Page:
In the Book of Isaiah occur four songs, of which this is the third, sung by a mysterious Servant of the Lord. It is not clear who this Servant is, but he is totally dedicated to the service of the Lord, a disciple who listens devotedly. Through suffering, this Servant brings to fulfilment the salvation which the Lord intends for Israel and for the world. Jesus saw himself in the terms of this Servant, and the four songs feature throughout the liturgy of Holy Week. How can I be more positive about bearing suffering for the sake of Christ?
This hymn was probably not written by Paul himself, but taken up by him into the letter, a very early Christian hymn. It celebrates the triumph of Jesus through his selflessness. The assertions at the end are staggering. The hymn claims for Jesus the titles and the worship which are due only to God. What is more, this acknowledgement of Jesus does not detract from the glory of God, but is precisely “to the glory of God the Father”. This is perhaps the fullest statement in Paul of the divine glory of Jesus, and it is won by his humiliation in death. What would it be like to meet Jesus, a human being, yet divine? How would one react?
In Luke’s version of the story of the Passion of Jesus many of the details are different from those of the other evangelists. This merely means that Luke stresses different aspects, for the narratives are as much commentaries on the significance of events as straight narratives.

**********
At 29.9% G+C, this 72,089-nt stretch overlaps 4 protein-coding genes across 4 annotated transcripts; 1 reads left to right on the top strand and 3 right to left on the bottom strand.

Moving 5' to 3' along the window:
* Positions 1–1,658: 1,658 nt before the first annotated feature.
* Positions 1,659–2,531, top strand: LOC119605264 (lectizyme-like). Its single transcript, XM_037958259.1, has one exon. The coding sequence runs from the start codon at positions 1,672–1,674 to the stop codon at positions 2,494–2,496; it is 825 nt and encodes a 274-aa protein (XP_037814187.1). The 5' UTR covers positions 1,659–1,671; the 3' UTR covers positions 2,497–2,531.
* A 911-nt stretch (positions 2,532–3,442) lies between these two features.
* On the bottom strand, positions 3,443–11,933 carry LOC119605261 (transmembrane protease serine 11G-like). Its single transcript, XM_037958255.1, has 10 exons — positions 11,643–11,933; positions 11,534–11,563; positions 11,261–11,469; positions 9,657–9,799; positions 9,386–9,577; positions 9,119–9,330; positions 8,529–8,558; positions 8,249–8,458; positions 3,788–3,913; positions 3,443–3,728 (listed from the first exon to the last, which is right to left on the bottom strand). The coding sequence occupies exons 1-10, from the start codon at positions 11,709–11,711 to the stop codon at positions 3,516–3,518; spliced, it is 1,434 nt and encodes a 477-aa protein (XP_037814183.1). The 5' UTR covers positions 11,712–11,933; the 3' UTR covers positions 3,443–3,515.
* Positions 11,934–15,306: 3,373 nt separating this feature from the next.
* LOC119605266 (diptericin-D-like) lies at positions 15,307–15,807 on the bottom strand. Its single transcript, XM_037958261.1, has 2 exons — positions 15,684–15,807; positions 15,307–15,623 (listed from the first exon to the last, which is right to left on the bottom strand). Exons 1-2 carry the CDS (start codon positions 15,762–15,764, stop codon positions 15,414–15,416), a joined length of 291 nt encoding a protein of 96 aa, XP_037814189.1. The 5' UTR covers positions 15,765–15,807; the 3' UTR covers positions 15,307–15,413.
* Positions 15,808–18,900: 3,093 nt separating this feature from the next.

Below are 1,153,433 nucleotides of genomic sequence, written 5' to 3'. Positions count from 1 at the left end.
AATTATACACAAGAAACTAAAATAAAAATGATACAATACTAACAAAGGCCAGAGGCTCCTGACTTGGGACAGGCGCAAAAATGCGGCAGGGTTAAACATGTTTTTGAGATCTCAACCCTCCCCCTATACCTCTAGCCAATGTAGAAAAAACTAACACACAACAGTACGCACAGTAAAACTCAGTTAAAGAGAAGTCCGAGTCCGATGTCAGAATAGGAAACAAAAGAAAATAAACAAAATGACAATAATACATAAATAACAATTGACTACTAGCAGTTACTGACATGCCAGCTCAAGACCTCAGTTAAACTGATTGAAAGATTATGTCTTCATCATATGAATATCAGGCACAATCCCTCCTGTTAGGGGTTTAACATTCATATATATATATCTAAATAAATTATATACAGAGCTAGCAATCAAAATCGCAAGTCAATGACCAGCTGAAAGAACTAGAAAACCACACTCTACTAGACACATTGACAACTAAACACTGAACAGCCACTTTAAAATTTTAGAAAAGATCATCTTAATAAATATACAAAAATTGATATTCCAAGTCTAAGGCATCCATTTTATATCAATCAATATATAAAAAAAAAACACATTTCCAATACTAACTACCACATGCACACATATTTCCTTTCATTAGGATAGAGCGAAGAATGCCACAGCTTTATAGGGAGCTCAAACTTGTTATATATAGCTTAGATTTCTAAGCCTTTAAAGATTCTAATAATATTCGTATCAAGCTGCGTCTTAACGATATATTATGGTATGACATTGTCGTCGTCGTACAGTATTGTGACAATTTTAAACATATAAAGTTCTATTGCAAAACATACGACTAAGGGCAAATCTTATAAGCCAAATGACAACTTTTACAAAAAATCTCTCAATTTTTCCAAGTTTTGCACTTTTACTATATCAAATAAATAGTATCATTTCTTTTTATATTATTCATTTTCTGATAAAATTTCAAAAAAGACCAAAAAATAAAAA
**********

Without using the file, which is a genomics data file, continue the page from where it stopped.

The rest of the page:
1. At the Last Supper Luke gathers together sayings of Jesus on the future of the Church and how the leaders of the community should behave: they should serve their brothers and sisters, not like the arrogant leaders of secular regimes. Luke places here the promise to Peter, that he will strengthen his brothers.
2. Luke stresses that Jesus is in control of the whole sequence. At the Agony in the Garden, instead of the three distraught prayers of Jesus, there is only one, and Jesus is in perfect control, kneeling down and standing up again, rather than throwing himself upon the ground. At the end, instead of “My God, my God, why have you forsaken me?”, Jesus himself tranquilly yields his life into the Father’s hands, obediently completing his Father’s will.
3. At the trial scene there is no sign of the high priest, nor of any verdict. It is more a disorderly rabble who hustle Jesus to Pilate and produce trumped-up charges. Pilate does not sentence Jesus, but merely hands him over to them “to deal with as they pleased”. Jesus, on the other hand, continues his mission of bringing peace by the reconciliation of Pilate with Herod.